Temperature
28/03/2017
16ºC
1.1km/h

Paths And Trails

Suqs and Bazaars

Suqs and Bazaars
Suqs and Bazaars

Jerusalem is the city of trade, handicrafts, and souvenirs.  Hence, its markets have occupied the central axes, with shops and stores numbering in the thousands.  Throughout the ages, it has traded in various goods and commodities. Most of its markets are covered with barrel vaults, giving a special flavor of enjoyment to shopping.

 

Trail’s Character and Stations

 

 

This trail focuses on traditional and contemporary economic and commercial life in the Old City of Jerusalem, highlighting architectural monuments related to commercial activities, such as the Khans and the Bazaars, as well as describing the current effects of occupation on the city’s markets and industries. It is an enjoyable trail, but requires perseverance and tolerance, given that most Suqs are narrow alleys that are crowded with peddler stands and frequented by many small carts. It is difficult to plan this walk for large groups or children, as they may scatter if the call for shopping takes over their better judgment. Despite these precautions, Suqs exhibit daily social activity, portraying memories, historical flavors, oriental variety, and an uniqueness rarely found in other places. One cannot but mention Jerusalem’s famous sesame bread (Ka’ak bsumsum), Zalatimo’s sweet pastry (Mutabbaq), Ja’far’s cheese pastry (Knafeh), al-‘Amad’s dense sweet confection, halva (Halaweh), Abu Shukri’s hummus, coffee and tea in Suq al-Qattanin, lounging in al-Dabbagha and Aftimos Suq, and the spices of Suq al-Attarin. It is recommended to start the trail at the northern end of Suq Khan al-Zait and conclude it at Suq al-Qattanin near al-Aqsa Mosque. In other words, this trail is concentrated in the heart and center of the Old City.

 

The trail requires 3 – 4 hours, depending on the pace of sightseers. Its stations are:

 

1- Suq Khan al-Zait

2- Suq Aftimos and Al-Dabbagha

3- The Bazaar and Suwaikat al-Husur (Straw Mats)

4- The Three Suqs’ Roofs

5- Suqs of Lahhamin (Butchers), ‘Attarin (Spice traders) and Khawajat (well-off people and foreigners)

6- Khan al-Sultan

7- Suq Al-Qattanin

 

Introduction

 

Islamic cities in the middle ages were characterized by a number of prominent features, particularly the presence of one or more major Suqs (markets). Cairo is famous for Khan al-Khalili; Damascus for Suq al-Hamidiyya; Baghdad for Suq al-Safafir (coppersmiths), and Istanbul for Suq al-Masri.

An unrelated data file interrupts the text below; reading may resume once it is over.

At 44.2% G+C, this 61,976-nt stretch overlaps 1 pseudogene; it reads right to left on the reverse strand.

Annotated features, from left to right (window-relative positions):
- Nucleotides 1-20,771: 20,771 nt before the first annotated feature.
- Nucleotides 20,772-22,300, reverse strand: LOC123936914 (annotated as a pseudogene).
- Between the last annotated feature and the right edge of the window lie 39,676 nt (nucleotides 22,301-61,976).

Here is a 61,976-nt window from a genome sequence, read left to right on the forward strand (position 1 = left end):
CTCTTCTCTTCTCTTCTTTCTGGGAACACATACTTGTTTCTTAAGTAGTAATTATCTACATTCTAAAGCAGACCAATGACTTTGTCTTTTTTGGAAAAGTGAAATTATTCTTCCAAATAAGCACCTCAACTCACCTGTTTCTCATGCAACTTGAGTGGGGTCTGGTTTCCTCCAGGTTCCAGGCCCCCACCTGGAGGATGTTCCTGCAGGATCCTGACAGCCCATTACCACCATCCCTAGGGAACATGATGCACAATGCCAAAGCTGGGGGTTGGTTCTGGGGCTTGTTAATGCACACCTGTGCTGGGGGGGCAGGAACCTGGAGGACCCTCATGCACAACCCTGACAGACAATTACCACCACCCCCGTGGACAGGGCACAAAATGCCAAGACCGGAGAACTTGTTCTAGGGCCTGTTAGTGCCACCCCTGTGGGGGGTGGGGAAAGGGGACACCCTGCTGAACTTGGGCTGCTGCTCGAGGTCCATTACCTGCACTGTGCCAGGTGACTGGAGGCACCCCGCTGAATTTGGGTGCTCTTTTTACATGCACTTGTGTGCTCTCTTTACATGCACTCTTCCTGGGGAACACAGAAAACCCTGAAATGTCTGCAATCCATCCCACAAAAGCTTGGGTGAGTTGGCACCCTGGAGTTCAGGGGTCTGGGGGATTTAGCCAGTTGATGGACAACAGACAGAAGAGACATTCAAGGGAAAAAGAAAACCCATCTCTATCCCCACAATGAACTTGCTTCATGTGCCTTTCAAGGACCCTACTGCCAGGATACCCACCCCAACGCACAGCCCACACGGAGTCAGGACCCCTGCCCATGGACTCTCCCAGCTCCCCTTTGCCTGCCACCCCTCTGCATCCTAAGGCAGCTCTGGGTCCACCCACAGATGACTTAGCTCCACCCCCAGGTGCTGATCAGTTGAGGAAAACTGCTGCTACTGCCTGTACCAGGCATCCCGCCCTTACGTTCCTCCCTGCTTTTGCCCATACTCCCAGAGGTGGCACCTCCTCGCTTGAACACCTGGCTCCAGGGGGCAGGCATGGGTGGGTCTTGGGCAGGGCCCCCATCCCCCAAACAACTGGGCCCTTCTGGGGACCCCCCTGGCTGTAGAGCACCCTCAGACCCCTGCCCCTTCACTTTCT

Old and Numerous Suqs of Jerusalem

 

As for Jerusalem, it is famous for a number of Suqs, some of which were mentioned by early historians and travelers. Nasir Khusrau, a Persian and Tajik poet, philosopher, Isma’ili scholar, traveler and one of the greatest writers in Persian literature, described Jerusalem as having ‘beautiful Suqs, high buildings and many artisans, with each group having its own Suq.’ 

 

In truth, the Suqs of Jerusalem are old, but have been continuously rejuvenated as a result of uninterrupted habitation in the city. Mujir al-Din , a Jerusalemite qadi (judge) and Palestinian historian who chronicled the history of Jerusalem and Hebron in the Middle Ages (al-Uns al-Jalil fi-tarikh al-Quds wal-Khalil - ‘The Glorious History of Jerusalem and Hebron’) explains that Salameh Ibn Qaisar recounted the story of Umar Ibn al-Khattab, who upon conquering Jerusalem, reorganized its Suqs, particularly the three major Suqs. According to Mujir al-Din: ‘…[in] the three existing Suqs… antiquity is now gone…  replaced by contemporary urban development.’

 

Examples of the Suqs of the Old City

 

Most Jerusalem Suqs were named, as was customary in Arab Islamic cities, after the goods sold or made in them. Mujir al-Din listed the City’s most famous Suqs as the Middle Suq, Suq al-Bazzazin (silk market), Suq al-Tujjar (traders), Suq al-Haririyah (silk), Suq al-Khudar (vegetables), Suq al-Zait (oil), Suq al-Sagha (goldsmiths), Suq aAl-Tabbakheen (Chefs’ Market), Suq Al-Fakhr (specialized in making soap), Suq al-Qashash, Suq Khan al-Fahm (charcoal), Suq al-Qattanin (cotton traders), Suq al-Qumash (cloth), Suq al-Mubaydin (copper whitewashers), Suq al-Ma’rifa (knowledge), and the Grand Suq (which comprises the three Suqs, al-Attarin, al-Lahhamin, and al-Khawajat, specializing in cloth and garments). In addition, there are Suq al-‘Utour (fragrances), Suq al-Dukhaniyya (tobacco), and Suq al-Khazaf (ceramics). There are also smaller markets, referred to as Suwaikat (small Suq), such as Bab-Hutta and Bab-al-Qattanin. Aref al-Aref, a Palestinian journalist, historian and politician who served as mayor of East Jerusalem? in the 1950s during Jordanian rule, itemized the city’s Suqs in the early 1950’s, adding Suwayket ‘Alloun near Jaffa Gate, Suq Al-Bazaar, Suq Al-Nahhaseen (coppersmiths), Suq al-Bashura, Suq Bab al-Silsilah, Suq Bab Hutta, Suq Bab al-Jadid (New Gate), Suq Aftimos, Suq Harat al-Nasara (Christian Quarter), and Suq Bab al-Khalil (Jaffa Gate).

 

History of the Jerusalem Suqs

 

The history of these Suqs goes back to many historical periods, some as far as Roman times, others to the era of the Franks. But the clearest and most comprehensive period to which Jerusalem Suqs are attributed are the Ayyubids, Mamluks and Ottomans. Commercial activity in Jerusalem was concentrated in a number of important facilities, named throughout the historical eras as khans, bazaars, Qaisariyya, and wakala (agency). These facilities were dispersed throughout the city’s streets and alleys, with each street divided into a number of Suqs, large or small, with the small ones called ‘suwaykas.’

 

‘In Activity there is Blessing’

 

These Suqs were the heart of the city, throbbing with commercial and social activity. They continue to be active, hampered on holidays by severe over-crowding, and by competition over the small area of the Suq between store owners, peddler stands, and shoppers. Although most of these Suqs are paved and tiled, they are generally narrow and somewhat dark, even during the day, such as Suq Bab al-Silsila near Khan al-Sultan.